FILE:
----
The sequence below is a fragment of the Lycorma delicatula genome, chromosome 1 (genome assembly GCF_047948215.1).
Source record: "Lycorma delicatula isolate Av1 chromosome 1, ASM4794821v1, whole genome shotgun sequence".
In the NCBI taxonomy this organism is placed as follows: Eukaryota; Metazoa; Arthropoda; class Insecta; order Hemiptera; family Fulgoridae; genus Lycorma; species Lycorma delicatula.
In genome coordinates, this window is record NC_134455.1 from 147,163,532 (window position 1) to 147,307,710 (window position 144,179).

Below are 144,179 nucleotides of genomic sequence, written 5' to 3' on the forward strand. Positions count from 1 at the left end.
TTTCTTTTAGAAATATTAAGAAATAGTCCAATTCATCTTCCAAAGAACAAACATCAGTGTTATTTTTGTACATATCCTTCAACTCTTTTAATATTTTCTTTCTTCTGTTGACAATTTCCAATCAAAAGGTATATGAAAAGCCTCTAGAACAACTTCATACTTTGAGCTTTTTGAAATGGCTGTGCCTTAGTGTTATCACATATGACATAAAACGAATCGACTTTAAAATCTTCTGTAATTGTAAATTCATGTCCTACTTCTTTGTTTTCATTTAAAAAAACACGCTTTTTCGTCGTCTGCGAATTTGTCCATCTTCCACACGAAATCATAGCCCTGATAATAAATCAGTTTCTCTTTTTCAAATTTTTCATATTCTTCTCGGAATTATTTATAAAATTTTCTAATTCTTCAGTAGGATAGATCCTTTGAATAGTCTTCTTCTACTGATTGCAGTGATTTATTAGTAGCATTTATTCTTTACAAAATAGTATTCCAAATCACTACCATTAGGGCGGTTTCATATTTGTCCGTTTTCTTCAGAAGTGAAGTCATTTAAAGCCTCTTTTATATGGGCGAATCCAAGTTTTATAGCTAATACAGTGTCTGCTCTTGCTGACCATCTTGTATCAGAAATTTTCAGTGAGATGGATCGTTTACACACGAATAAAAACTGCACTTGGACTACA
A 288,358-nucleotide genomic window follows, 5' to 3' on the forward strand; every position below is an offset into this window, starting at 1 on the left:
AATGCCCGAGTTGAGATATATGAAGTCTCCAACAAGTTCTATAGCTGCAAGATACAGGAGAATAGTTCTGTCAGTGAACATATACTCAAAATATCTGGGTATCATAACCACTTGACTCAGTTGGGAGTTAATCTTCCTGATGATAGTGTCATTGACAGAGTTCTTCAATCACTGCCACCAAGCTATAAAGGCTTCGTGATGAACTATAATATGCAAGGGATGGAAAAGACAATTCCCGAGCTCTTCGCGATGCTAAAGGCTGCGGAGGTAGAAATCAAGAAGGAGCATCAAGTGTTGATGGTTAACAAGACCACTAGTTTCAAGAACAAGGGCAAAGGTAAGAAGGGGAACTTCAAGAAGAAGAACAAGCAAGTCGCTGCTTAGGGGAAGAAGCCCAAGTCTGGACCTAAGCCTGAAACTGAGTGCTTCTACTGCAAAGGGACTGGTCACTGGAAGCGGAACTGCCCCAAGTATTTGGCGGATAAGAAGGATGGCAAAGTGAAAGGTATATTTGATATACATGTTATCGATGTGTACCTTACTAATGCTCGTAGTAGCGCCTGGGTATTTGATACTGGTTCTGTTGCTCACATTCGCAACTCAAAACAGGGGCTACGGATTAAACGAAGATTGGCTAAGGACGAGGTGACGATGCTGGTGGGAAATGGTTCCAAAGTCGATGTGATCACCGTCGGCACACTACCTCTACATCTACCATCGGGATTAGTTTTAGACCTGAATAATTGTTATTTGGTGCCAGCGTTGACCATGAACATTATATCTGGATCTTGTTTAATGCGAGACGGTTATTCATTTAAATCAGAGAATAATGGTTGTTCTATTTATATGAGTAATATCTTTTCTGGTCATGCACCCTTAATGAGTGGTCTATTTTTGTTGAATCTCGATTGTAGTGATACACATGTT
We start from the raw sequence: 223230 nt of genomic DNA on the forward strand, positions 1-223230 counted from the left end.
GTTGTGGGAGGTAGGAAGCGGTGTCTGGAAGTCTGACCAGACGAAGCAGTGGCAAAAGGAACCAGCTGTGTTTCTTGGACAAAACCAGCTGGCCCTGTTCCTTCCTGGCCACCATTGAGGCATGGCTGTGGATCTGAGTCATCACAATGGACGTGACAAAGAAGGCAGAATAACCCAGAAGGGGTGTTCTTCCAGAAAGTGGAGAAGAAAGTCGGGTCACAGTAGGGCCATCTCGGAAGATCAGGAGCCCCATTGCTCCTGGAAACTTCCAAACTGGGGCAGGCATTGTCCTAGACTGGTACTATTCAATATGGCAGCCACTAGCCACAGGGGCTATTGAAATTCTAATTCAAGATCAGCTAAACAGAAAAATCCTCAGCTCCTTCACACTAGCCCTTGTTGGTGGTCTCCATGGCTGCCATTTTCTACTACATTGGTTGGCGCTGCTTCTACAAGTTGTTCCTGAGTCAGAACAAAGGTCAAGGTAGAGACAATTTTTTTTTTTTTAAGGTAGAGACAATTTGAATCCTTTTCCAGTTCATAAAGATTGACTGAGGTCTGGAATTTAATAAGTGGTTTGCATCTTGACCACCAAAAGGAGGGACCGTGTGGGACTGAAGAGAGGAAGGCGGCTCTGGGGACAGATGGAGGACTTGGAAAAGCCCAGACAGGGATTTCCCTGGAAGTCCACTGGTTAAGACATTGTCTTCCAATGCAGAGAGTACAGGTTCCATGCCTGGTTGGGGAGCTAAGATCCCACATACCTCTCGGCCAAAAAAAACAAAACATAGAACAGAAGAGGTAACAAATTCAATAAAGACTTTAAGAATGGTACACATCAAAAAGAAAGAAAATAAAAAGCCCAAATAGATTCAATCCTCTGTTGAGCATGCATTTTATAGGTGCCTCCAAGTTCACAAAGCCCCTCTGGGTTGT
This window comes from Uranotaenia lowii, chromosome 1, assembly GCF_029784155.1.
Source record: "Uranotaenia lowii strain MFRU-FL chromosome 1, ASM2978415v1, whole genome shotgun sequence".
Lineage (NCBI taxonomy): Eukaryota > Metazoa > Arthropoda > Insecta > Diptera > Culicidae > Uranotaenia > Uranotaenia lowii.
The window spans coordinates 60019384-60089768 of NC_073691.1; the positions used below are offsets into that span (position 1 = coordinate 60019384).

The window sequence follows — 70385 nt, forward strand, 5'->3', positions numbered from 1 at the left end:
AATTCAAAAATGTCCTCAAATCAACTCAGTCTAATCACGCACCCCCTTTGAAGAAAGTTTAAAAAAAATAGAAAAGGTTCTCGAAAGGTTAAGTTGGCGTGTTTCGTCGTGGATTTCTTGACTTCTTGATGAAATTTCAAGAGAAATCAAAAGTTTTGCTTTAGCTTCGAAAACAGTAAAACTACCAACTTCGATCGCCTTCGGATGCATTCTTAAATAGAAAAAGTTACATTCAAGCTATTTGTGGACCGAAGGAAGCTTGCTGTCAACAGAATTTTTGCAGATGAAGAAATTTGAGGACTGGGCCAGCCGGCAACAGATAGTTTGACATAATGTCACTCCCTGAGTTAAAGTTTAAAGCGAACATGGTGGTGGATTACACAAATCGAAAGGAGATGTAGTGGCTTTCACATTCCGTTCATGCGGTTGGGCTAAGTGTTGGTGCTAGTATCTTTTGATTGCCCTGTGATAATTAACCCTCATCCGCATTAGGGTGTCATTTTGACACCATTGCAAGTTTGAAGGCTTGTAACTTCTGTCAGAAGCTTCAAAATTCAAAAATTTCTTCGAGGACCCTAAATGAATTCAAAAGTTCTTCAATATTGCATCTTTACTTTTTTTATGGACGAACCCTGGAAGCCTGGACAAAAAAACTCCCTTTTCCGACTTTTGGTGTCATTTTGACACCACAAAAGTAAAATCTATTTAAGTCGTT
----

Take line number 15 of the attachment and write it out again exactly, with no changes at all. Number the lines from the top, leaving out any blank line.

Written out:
The window sequence follows — 70385 nt, forward strand, 5'->3', positions numbered from 1 at the left end: